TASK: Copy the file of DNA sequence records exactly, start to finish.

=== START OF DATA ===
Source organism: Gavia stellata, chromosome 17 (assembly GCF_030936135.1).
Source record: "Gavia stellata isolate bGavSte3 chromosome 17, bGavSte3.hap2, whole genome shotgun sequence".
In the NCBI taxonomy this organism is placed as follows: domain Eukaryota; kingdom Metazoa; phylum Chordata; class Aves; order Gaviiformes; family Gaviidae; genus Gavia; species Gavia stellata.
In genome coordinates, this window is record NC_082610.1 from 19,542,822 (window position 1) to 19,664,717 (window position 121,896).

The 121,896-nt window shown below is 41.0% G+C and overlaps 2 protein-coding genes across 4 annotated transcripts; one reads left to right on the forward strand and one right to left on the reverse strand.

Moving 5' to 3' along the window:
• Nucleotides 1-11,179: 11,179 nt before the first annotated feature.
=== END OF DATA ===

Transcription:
Source organism: Gavia stellata, chromosome 17 (assembly GCF_030936135.1).
Source record: "Gavia stellata isolate bGavSte3 chromosome 17, bGavSte3.hap2, whole genome shotgun sequence".
In the NCBI taxonomy this organism is placed as follows: domain Eukaryota; kingdom Metazoa; phylum Chordata; class Aves; order Gaviiformes; family Gaviidae; genus Gavia; species Gavia stellata.
In genome coordinates, this window is record NC_082610.1 from 19,542,822 (window position 1) to 19,664,717 (window position 121,896).

The 121,896-nt window shown below is 41.0% G+C and overlaps 2 protein-coding genes across 4 annotated transcripts; one reads left to right on the forward strand and one right to left on the reverse strand.

Moving 5' to 3' along the window:
• Nucleotides 1-11,179: 11,179 nt before the first annotated feature.